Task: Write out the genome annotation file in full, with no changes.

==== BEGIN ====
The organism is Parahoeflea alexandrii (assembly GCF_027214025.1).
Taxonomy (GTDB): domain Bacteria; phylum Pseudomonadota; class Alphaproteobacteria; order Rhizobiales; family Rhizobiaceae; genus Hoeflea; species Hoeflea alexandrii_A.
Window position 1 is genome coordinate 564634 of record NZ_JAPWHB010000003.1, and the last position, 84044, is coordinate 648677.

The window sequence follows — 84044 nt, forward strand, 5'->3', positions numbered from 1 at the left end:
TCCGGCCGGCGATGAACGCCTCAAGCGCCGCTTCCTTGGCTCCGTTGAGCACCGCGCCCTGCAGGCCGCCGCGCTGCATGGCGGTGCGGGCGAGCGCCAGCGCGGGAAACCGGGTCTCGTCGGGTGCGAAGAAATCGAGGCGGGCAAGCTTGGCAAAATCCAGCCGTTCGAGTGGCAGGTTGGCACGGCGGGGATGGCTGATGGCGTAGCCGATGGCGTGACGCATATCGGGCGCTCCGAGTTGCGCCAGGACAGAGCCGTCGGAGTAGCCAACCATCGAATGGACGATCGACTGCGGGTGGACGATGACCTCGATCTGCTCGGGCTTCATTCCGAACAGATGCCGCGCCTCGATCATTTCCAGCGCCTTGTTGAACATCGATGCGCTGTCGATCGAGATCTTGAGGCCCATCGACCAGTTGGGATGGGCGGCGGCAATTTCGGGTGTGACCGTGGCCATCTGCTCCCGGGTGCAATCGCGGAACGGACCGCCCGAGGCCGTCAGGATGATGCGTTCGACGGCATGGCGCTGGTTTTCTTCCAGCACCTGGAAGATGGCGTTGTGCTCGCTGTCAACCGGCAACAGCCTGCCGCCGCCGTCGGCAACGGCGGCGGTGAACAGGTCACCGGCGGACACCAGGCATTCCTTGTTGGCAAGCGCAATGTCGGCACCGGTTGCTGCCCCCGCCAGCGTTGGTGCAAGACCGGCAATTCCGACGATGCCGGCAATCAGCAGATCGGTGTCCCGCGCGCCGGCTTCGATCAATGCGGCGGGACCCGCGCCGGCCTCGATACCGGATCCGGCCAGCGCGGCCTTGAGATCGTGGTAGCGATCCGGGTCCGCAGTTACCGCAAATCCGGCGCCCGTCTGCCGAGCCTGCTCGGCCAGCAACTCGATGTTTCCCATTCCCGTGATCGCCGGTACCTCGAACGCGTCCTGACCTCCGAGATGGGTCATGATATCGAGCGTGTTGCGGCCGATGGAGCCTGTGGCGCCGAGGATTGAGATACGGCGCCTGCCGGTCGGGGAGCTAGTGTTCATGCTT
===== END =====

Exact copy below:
The organism is Parahoeflea alexandrii (assembly GCF_027214025.1).
Taxonomy (GTDB): domain Bacteria; phylum Pseudomonadota; class Alphaproteobacteria; order Rhizobiales; family Rhizobiaceae; genus Hoeflea; species Hoeflea alexandrii_A.
Window position 1 is genome coordinate 564634 of record NZ_JAPWHB010000003.1, and the last position, 84044, is coordinate 648677.

The window sequence follows — 84044 nt, forward strand, 5'->3', positions numbered from 1 at the left end:
TCCGGCCGGCGATGAACGCCTCAAGCGCCGCTTCCTTGGCTCCGTTGAGCACCGCGCCCTGCAGGCCGCCGCGCTGCATGGCGGTGCGGGCGAGCGCCAGCGCGGGAAACCGGGTCTCGTCGGGTGCGAAGAAATCGAGGCGGGCAAGCTTGGCAAAATCCAGCCGTTCGAGTGGCAGGTTGGCACGGCGGGGATGGCTGATGGCGTAGCCGATGGCGTGACGCATATCGGGCGCTCCGAGTTGCGCCAGGACAGAGCCGTCGGAGTAGCCAACCATCGAATGGACGATCGACTGCGGGTGGACGATGACCTCGATCTGCTCGGGCTTCATTCCGAACAGATGCCGCGCCTCGATCATTTCCAGCGCCTTGTTGAACATCGATGCGCTGTCGATCGAGATCTTGAGGCCCATCGACCAGTTGGGATGGGCGGCGGCAATTTCGGGTGTGACCGTGGCCATCTGCTCCCGGGTGCAATCGCGGAACGGACCGCCCGAGGCCGTCAGGATGATGCGTTCGACGGCATGGCGCTGGTTTTCTTCCAGCACCTGGAAGATGGCGTTGTGCTCGCTGTCAACCGGCAACAGCCTGCCGCCGCCGTCGGCAACGGCGGCGGTGAACAGGTCACCGGCGGACACCAGGCATTCCTTGTTGGCAAGCGCAATGTCGGCACCGGTTGCTGCCCCCGCCAGCGTTGGTGCAAGACCGGCAATTCCGACGATGCCGGCAATCAGCAGATCGGTGTCCCGCGCGCCGGCTTCGATCAATGCGGCGGGACCCGCGCCGGCCTCGATACCGGATCCGGCCAGCGCGGCCTTGAGATCGTGGTAGCGATCCGGGTCCGCAGTTACCGCAAATCCGGCGCCCGTCTGCCGAGCCTGCTCGGCCAGCAACTCGATGTTTCCCATTCCCGTGATCGCCGGTACCTCGAACGCGTCCTGACCTCCGAGATGGGTCATGATATCGAGCGTGTTGCGGCCGATGGAGCCTGTGGCGCCGAGGATTGAGATACGGCGCCTGCCGGTCGGGGAGCTAGTGTTCATGCTT